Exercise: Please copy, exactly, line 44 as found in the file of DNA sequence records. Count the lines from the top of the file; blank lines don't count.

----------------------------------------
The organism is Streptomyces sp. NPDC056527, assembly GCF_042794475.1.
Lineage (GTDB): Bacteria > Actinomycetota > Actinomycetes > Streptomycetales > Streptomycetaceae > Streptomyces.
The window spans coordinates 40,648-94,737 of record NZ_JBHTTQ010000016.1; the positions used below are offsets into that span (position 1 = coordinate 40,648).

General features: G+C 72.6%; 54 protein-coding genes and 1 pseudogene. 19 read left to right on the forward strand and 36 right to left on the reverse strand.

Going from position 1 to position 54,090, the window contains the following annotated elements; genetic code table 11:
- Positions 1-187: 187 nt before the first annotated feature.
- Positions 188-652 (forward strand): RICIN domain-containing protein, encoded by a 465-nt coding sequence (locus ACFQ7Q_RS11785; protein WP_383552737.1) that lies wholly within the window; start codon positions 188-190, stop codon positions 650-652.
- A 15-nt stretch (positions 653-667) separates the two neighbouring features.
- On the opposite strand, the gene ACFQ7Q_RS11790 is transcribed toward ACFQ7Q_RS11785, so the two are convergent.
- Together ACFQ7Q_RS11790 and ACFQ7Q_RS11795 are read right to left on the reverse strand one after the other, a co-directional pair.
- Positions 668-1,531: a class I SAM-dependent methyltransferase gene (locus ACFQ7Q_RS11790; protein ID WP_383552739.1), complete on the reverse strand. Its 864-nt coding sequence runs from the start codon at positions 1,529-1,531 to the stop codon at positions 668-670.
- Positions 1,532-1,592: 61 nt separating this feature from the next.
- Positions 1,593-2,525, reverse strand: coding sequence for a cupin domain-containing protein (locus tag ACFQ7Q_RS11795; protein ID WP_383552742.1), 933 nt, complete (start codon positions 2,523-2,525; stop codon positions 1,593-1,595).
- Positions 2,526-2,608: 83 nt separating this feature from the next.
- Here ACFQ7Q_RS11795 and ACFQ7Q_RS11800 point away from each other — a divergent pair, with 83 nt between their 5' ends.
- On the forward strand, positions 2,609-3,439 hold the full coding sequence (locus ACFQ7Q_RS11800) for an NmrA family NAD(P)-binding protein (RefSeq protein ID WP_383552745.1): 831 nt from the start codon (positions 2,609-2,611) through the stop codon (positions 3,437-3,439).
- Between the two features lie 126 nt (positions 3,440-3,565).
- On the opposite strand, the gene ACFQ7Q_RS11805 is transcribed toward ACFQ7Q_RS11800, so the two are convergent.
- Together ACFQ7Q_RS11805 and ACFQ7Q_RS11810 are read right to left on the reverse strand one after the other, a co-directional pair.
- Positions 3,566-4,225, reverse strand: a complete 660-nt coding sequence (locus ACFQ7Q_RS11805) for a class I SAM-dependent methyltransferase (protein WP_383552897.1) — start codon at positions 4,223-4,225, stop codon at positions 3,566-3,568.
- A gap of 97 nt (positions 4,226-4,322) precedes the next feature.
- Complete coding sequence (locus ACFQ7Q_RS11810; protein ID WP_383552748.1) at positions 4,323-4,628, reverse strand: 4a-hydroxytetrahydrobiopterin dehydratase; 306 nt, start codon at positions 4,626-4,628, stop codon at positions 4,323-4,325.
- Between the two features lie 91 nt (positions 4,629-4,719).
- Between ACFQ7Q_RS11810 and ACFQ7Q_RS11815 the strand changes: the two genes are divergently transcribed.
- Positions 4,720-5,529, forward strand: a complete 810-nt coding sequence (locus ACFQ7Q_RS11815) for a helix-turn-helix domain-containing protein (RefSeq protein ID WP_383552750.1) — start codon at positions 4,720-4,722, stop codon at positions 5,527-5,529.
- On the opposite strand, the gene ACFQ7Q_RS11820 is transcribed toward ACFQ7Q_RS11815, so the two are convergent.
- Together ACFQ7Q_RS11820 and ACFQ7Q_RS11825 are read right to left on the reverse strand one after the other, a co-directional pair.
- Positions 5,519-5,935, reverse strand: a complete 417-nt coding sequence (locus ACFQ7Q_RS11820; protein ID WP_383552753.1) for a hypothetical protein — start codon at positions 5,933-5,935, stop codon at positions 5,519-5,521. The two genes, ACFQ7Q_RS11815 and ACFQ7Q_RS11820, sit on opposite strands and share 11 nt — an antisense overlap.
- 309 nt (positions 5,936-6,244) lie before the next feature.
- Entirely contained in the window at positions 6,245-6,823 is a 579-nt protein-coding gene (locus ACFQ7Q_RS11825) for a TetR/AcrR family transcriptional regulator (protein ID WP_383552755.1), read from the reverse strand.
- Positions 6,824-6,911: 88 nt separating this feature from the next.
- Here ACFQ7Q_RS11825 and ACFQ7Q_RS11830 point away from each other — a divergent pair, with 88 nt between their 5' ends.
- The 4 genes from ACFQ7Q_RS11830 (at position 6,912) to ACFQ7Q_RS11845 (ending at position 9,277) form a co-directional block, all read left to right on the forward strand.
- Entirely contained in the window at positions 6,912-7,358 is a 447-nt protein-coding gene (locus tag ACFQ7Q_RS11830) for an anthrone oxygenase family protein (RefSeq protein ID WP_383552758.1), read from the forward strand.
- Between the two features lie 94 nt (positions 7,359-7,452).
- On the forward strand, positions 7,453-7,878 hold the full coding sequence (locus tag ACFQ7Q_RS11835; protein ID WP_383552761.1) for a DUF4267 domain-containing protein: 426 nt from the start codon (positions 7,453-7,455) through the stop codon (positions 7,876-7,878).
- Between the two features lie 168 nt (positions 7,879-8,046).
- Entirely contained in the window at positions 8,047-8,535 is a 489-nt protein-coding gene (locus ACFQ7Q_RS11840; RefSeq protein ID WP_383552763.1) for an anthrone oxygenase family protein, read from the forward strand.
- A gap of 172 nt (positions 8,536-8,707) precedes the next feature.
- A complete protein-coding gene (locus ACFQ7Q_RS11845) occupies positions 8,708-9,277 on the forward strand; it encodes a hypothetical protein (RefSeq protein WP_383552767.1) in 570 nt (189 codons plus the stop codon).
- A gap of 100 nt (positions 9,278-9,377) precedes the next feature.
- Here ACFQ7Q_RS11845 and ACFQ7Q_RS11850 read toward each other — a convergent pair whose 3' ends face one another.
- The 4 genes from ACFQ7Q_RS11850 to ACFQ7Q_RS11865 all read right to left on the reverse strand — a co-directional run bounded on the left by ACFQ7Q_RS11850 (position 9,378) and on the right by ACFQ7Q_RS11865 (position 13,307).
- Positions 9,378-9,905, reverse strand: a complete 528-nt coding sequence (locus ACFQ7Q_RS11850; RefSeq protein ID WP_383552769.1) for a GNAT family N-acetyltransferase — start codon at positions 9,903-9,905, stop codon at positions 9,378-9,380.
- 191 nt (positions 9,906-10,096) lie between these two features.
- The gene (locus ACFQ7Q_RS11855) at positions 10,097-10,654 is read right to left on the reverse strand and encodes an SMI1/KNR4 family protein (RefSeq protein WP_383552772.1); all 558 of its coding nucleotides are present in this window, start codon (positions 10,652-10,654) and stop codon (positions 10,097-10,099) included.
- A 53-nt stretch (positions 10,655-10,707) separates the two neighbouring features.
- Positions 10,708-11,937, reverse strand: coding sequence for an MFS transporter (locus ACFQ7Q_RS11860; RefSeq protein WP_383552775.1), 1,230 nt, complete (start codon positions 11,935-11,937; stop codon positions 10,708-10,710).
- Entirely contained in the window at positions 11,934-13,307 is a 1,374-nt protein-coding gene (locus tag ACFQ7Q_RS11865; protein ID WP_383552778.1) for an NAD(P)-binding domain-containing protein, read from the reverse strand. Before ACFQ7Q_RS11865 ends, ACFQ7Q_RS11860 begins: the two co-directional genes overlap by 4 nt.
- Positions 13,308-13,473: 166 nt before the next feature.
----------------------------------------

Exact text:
- Positions 9,378-9,905, reverse strand: a complete 528-nt coding sequence (locus ACFQ7Q_RS11850; RefSeq protein ID WP_383552769.1) for a GNAT family N-acetyltransferase — start codon at positions 9,903-9,905, stop codon at positions 9,378-9,380.